I’m happy with the speed. The route is certainly one of the more interesting ones to skate around on, but that does mean that you need to keep your wits about you. I had multiple near-misses with children on bikes, roller blade or just people randomly changing direction. There were also several crossings to deal with, although for the most part I managed to time them just right to get the ‘green man’. When you’re not dealing with all that, there is a lovely view of the lakeside. The surface really is top notch too. Physically, afterwards I felt pretty good and made sure I did my stretches. That reminds me…
Tim Pritchard recommended that I read a copy of Chi Running by Danny Dreyer. There is some interesting stuff regarding technique. After reading it, I’ve tried to keep in mind the following when I skate:
– Strike the ground when pushing with the mid-foot, making as little noise as possible
– Stay as straight as possible, lean forwards more the faster you want to go
– Don’t reach too far forwards, concentrate your push to the back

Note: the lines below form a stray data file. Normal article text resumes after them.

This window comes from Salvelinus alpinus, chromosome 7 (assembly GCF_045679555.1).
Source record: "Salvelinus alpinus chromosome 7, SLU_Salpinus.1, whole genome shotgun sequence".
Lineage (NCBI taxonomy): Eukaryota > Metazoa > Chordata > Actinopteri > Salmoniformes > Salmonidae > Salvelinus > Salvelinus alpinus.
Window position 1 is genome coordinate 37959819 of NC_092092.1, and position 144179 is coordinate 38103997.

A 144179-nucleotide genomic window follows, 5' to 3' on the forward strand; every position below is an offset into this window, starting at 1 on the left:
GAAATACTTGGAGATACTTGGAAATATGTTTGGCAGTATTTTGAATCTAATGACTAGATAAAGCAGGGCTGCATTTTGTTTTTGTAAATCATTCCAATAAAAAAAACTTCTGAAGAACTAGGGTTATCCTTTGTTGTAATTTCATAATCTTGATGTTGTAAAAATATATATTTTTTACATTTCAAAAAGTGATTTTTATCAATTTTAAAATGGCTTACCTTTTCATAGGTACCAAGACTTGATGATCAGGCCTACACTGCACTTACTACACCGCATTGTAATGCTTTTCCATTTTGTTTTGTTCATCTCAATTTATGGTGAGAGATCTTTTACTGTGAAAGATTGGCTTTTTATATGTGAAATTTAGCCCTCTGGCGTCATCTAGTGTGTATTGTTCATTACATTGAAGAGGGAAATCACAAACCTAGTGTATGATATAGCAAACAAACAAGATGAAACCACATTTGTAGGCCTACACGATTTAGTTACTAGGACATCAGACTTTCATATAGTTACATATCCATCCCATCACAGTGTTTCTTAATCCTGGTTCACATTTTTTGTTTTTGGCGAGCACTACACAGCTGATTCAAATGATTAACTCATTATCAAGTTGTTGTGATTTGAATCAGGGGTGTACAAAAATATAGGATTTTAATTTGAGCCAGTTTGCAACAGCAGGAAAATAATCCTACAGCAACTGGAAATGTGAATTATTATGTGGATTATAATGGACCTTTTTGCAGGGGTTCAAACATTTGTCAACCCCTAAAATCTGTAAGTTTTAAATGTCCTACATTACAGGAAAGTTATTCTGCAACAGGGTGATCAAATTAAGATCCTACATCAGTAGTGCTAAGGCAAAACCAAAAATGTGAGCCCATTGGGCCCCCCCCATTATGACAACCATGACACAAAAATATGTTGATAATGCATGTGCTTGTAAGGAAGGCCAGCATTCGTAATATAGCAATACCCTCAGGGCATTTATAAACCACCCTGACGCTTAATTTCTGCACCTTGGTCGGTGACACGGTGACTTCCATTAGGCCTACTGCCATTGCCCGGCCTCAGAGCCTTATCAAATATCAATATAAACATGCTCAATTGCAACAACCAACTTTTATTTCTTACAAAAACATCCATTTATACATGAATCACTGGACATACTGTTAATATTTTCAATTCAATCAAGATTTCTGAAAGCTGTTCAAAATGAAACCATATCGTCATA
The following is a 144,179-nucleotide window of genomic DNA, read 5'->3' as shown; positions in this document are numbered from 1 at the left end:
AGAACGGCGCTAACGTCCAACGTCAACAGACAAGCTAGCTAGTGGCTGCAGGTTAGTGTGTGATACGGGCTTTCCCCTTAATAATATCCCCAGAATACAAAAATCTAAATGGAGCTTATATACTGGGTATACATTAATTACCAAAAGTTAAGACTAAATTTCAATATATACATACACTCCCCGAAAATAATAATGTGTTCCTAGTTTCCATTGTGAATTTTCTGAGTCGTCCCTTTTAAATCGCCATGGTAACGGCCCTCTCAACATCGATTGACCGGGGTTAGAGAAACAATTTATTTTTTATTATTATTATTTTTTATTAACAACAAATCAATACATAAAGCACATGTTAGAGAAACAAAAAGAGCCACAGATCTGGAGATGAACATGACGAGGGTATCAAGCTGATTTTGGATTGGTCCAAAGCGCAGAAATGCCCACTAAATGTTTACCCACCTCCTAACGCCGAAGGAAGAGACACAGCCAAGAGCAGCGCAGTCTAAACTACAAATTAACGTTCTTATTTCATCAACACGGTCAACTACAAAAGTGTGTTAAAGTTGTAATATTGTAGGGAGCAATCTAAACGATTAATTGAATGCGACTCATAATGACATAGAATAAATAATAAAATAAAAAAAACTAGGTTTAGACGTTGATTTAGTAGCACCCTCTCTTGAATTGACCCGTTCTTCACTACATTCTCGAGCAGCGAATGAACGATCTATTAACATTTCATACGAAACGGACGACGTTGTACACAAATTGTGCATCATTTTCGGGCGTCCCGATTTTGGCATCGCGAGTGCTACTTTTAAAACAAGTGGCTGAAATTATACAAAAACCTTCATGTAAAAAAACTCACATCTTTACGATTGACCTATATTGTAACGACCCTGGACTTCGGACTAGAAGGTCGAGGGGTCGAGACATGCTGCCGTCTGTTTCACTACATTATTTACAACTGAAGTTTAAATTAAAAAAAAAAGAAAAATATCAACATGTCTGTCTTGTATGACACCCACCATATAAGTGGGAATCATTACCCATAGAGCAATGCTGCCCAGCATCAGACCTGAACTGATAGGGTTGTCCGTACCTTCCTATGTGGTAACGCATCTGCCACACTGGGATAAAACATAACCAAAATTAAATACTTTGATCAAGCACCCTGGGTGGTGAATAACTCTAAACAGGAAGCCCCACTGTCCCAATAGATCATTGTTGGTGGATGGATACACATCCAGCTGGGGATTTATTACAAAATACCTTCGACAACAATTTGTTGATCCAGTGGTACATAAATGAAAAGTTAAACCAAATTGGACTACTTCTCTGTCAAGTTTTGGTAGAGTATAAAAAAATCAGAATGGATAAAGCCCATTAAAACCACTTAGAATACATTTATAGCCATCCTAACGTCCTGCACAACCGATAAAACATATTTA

– Focus on the point where you want to be going (as much as your board and the terrain allows you)
I would really recommend this book. There are some very waffle-y sections and some running information that isn’t very relevant to longboarding, but the philosophy, warming up/warming down, stretching, race preparation and training plans are all well worth the read.
T minus 5 days-ish
So now comes a nice part of the training: eating and resting as much as possible! I’m really looking forward to the weekend, as well as the race it’ll be a good chance to catch up with old friends (Matt Elver, Keith O’Leary, Tim Pritchard, Tom Parker, Nick Randall, Zoltan Nagy), and meet some new faces for the first time in person (Chris White, Gary Ewens of Smile Longboards, the UK Longboard Larry distributor, and who knows else!).
A sad fact though is that Alex Bangnoi will unfortunately not be able to make Goodwood this year- it won’ be the same without you drifting me around the track ;-). The French will be duly represented though by Matthieu Josse, a young gun who shot to 8th place in the Ultraskate rankings at the Paris Ultraskate. I think there are going to be a few surprises this year…let’s see!